This curriculum framework identifies key curricular themes in New Roots' lower school (grades 9 and 10) and upper school (grades 11 and 12), and make connections to Education for Sustainability standards. 
This google slides presentation shares images of student-created work, reinvisioning Ithaca using Solarpunk design. 
To make their exploration of Solarpunk and bee colony collapse tangible, they contribute to a pollinator garden outside New Roots' front door.
Students are challenged to create a work of art where they re-invent a part of their home city, using Solarpunk design.  
In this culminating task, students create an Solarpunk artifact -- a piece of writing or artistic work -- to add to an ongoing anthology and share at a final showcase.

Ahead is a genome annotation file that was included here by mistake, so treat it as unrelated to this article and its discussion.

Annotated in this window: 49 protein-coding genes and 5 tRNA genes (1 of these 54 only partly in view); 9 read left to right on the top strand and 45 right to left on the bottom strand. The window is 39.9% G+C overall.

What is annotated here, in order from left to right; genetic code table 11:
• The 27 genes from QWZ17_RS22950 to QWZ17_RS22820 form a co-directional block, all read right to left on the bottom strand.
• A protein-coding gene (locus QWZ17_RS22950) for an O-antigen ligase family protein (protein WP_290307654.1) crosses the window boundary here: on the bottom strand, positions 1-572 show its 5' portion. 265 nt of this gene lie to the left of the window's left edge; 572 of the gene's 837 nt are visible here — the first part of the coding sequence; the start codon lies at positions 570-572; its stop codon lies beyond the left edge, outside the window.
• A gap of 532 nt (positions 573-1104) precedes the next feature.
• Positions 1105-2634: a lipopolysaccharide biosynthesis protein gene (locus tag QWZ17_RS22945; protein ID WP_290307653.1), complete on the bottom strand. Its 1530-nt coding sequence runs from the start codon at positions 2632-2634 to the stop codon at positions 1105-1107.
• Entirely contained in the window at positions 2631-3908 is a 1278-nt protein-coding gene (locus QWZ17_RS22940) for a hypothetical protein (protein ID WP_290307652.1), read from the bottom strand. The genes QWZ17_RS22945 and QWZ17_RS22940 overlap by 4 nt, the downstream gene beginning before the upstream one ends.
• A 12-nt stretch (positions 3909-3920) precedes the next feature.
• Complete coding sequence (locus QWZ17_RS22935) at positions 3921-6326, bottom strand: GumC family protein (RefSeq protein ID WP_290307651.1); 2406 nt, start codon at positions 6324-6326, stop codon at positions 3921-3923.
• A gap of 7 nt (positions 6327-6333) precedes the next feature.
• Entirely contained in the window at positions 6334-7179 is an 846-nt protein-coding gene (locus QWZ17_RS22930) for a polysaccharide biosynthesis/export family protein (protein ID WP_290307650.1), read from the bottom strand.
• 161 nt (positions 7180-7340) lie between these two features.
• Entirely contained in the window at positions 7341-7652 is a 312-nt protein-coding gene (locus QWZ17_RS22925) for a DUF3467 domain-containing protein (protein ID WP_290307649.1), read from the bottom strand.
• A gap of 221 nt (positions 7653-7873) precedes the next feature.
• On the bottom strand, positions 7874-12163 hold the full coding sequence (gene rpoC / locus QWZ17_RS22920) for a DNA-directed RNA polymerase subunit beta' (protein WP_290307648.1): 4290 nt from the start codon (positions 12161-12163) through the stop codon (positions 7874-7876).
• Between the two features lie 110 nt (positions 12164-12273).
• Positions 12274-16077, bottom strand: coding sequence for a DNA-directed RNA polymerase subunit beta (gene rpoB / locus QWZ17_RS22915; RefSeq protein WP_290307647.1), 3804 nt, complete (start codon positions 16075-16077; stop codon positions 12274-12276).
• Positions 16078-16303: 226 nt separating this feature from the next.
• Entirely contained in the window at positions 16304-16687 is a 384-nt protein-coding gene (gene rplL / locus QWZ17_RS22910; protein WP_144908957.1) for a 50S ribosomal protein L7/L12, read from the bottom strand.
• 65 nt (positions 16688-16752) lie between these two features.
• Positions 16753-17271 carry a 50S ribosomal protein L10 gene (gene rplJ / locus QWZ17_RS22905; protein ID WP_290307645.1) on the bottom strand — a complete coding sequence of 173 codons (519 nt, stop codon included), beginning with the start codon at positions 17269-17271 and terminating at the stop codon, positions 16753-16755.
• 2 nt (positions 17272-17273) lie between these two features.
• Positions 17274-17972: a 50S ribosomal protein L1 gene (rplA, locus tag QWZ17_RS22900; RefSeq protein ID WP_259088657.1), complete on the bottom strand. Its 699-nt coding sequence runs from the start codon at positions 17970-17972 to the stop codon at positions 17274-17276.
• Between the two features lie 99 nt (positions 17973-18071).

This place-based scavenger hunt builds the background knowledge students need to create a picture book or other visual presentation on geologic forces shaping the landscape in Ithaca.
This scavenger hunt -- focused on habitats, community ecology, and related content -- was developed by students as part of a week-long intensives course, and used as part of the Sense of Place Orientation at the start of the school year.
This scavenger hunt -- developed by students as part of a week-long intensive course, and implemented as part of New Roots' Sense of Place Orientation -- explores Ithaca's long-standing African American community and history of racial justice work.
This piece of student writing was shared at the culminating Solarpunk showcase and became part of the ongoing Solarpunk Anthology.
This student writing was created as part of the New Roots' Solarpunk unit. 
This presentation was created by a New Roots 10th grader for the Solarpunk Showcase and Anthology.
Hear voices from students, sharing how their schools live up to their environmental and social justice missions, and where they come up short.